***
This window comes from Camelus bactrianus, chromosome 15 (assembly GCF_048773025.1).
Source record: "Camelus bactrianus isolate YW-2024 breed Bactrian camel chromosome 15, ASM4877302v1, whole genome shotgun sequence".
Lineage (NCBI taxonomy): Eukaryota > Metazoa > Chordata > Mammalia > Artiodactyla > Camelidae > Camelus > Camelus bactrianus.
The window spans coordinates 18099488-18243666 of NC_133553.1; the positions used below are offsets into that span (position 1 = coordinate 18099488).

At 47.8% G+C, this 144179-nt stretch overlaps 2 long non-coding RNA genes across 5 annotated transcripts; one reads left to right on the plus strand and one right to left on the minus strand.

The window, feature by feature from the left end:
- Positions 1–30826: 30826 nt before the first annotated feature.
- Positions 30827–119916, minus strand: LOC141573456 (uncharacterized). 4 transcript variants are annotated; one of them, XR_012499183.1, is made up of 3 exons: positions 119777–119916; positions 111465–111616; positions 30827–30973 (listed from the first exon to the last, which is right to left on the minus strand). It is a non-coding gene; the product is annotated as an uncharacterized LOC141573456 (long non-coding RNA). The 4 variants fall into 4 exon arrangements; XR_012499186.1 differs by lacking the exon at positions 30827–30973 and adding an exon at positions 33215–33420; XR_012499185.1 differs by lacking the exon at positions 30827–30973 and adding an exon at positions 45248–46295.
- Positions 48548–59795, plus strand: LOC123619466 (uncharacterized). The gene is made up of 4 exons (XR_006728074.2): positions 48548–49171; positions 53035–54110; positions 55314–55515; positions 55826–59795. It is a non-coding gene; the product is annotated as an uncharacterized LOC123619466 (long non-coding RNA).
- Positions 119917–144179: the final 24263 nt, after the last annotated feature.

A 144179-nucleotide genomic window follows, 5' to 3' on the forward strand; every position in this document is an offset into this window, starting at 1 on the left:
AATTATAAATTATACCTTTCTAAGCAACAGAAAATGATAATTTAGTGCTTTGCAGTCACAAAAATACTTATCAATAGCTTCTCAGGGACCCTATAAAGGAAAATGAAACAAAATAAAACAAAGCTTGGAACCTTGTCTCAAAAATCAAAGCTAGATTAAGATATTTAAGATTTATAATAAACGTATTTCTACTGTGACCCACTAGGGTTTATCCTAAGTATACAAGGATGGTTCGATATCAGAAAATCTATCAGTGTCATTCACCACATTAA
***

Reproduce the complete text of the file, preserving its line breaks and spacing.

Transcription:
This window comes from Camelus bactrianus, chromosome 15 (assembly GCF_048773025.1).
Source record: "Camelus bactrianus isolate YW-2024 breed Bactrian camel chromosome 15, ASM4877302v1, whole genome shotgun sequence".
Lineage (NCBI taxonomy): Eukaryota > Metazoa > Chordata > Mammalia > Artiodactyla > Camelidae > Camelus > Camelus bactrianus.
The window spans coordinates 18099488-18243666 of NC_133553.1; the positions used below are offsets into that span (position 1 = coordinate 18099488).

At 47.8% G+C, this 144179-nt stretch overlaps 2 long non-coding RNA genes across 5 annotated transcripts; one reads left to right on the plus strand and one right to left on the minus strand.

The window, feature by feature from the left end:
- Positions 1–30826: 30826 nt before the first annotated feature.
- Positions 30827–119916, minus strand: LOC141573456 (uncharacterized). 4 transcript variants are annotated; one of them, XR_012499183.1, is made up of 3 exons: positions 119777–119916; positions 111465–111616; positions 30827–30973 (listed from the first exon to the last, which is right to left on the minus strand). It is a non-coding gene; the product is annotated as an uncharacterized LOC141573456 (long non-coding RNA). The 4 variants fall into 4 exon arrangements; XR_012499186.1 differs by lacking the exon at positions 30827–30973 and adding an exon at positions 33215–33420; XR_012499185.1 differs by lacking the exon at positions 30827–30973 and adding an exon at positions 45248–46295.
- Positions 48548–59795, plus strand: LOC123619466 (uncharacterized). The gene is made up of 4 exons (XR_006728074.2): positions 48548–49171; positions 53035–54110; positions 55314–55515; positions 55826–59795. It is a non-coding gene; the product is annotated as an uncharacterized LOC123619466 (long non-coding RNA).
- Positions 119917–144179: the final 24263 nt, after the last annotated feature.

A 144179-nucleotide genomic window follows, 5' to 3' on the forward strand; every position in this document is an offset into this window, starting at 1 on the left:
AATTATAAATTATACCTTTCTAAGCAACAGAAAATGATAATTTAGTGCTTTGCAGTCACAAAAATACTTATCAATAGCTTCTCAGGGACCCTATAAAGGAAAATGAAACAAAATAAAACAAAGCTTGGAACCTTGTCTCAAAAATCAAAGCTAGATTAAGATATTTAAGATTTATAATAAACGTATTTCTACTGTGACCCACTAGGGTTTATCCTAAGTATACAAGGATGGTTCGATATCAGAAAATCTATCAGTGTCATTCACCACATTAA